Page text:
The amount of BTA used is determined by the size and number of muscles to be treated, the degree of tightness in the muscle and the weight of the patient, up to a maximum recommended dose. Multi-level injections, where a number of sites are injected during the one treatment, are common.

What happens after BTA?

Following the injection, there are various ways to maximise the effects of BTA. These include more intensive physiotherapy, increased use of walking aids or splinting or some specific changes to the daily routine to incorporate greater use of the treated muscles. Sometimes BTA may be used with casting to maximise muscle stretch.

There will be a follow-up appointment to assess how successful the injections have been. On average the interval between injections varies from between 6 to 9 months. Re-injection will usually be recommended when muscle tone begins to interfere with function rather than when it returns to pre-injection levels. There is no limit to the number of re-injections. 

Possible side-effects of BTA

In the main, reported side-effects of Botulinum Toxin A (BTA) are mild and short-lived. They include:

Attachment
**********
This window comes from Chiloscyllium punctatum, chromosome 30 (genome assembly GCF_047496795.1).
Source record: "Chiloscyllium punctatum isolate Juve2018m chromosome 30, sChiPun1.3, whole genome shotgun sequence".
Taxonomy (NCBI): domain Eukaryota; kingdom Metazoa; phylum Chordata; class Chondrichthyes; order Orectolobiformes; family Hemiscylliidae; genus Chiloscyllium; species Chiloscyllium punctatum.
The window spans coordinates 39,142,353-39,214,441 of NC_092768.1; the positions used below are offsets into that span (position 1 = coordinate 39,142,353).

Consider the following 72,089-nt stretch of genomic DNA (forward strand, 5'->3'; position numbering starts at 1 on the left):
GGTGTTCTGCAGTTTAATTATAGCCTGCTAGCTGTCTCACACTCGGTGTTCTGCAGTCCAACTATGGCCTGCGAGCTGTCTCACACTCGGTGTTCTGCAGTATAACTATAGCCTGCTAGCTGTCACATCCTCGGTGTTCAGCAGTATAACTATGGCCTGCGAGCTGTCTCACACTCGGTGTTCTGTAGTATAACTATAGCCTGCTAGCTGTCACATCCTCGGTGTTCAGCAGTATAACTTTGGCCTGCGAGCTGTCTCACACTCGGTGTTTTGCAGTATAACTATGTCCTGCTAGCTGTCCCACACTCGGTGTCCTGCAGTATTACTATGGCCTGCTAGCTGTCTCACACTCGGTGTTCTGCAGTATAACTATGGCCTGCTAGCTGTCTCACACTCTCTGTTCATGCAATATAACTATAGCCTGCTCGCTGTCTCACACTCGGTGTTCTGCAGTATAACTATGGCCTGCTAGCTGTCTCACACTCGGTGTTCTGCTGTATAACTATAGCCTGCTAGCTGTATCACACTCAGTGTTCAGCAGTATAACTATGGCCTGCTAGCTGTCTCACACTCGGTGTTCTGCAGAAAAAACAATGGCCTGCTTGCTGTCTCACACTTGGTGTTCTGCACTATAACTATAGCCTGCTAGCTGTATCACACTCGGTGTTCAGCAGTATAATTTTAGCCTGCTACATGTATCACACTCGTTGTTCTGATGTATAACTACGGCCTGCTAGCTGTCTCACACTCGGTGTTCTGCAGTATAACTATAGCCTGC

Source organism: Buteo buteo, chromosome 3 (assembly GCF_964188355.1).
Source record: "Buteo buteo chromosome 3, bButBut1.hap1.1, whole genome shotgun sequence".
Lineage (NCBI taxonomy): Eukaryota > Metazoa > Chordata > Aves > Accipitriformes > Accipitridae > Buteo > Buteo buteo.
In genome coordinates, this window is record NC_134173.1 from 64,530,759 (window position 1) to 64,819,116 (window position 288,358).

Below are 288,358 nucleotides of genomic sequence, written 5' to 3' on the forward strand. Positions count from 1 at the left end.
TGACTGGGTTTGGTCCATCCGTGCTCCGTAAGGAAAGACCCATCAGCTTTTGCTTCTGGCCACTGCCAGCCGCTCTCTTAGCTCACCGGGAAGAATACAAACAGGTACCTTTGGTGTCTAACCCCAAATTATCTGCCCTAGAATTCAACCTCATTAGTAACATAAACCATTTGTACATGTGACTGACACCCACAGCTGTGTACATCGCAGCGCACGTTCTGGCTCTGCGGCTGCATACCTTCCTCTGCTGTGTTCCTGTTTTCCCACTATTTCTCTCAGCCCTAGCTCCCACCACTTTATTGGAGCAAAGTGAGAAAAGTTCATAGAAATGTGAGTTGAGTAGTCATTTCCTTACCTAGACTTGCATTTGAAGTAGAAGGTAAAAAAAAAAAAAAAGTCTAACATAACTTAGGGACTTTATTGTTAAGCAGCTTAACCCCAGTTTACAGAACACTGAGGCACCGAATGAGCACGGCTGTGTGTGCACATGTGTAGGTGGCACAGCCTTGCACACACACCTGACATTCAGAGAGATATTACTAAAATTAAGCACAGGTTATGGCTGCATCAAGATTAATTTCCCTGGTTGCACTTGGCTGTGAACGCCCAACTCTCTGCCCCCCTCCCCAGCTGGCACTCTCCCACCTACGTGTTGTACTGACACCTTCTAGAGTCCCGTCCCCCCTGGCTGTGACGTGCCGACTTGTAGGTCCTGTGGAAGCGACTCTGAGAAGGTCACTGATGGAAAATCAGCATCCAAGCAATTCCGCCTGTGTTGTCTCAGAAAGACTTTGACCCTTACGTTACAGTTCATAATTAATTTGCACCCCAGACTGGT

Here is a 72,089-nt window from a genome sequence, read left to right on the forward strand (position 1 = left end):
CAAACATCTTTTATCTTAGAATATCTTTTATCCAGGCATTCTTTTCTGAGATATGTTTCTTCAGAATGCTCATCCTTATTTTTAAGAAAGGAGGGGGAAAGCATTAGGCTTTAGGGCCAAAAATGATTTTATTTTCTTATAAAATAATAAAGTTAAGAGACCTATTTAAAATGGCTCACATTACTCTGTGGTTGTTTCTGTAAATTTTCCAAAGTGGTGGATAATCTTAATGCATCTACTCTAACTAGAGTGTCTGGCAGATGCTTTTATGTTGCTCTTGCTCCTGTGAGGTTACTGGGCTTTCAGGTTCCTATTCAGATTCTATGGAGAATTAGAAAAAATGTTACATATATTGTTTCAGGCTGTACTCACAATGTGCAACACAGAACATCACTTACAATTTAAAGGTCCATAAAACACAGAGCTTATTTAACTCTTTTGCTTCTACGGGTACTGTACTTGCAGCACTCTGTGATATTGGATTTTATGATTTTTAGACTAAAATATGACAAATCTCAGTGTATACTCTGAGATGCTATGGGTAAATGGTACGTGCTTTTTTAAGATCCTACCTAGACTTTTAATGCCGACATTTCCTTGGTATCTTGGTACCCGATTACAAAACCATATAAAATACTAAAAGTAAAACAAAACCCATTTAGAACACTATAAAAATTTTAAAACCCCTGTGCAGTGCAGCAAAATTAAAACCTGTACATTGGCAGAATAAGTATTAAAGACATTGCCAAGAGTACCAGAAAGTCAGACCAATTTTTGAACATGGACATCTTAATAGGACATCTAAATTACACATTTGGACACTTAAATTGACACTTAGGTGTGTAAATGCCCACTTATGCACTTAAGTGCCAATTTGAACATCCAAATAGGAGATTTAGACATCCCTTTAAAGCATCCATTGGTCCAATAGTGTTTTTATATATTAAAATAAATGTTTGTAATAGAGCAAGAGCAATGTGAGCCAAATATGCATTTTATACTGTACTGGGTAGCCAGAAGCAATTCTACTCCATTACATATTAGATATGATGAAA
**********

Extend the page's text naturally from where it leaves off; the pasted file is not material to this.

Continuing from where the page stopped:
• Post-injection pain requiring simple pain relief
  • Increased frequency of falls within first 2 weeks of injection
  • Mild cold or flu-like symptoms
  • Temporary incontinence
  • Positive effect on constipation
  • Difficulty with swallowing, especially where upper limb or neck injected
  • Mood swings and irritability
  • Fatigue
  • Anaphylaxis (severe allergic reaction) but this is rare

In the UK, The Medicines and Healthcare Products Regulatory Industry advises you to be alert to reactions from the spread of the toxin.

These include:

  • dysphagia (swallowing difficulty)
  • dysphonia (disorder of the voice)
  • weakness, difficult or painful breathing or respiratory distress

Seek immediate medical attention if any of these problems develop, from soon after treatment to several weeks afterwards.

Contact our helpline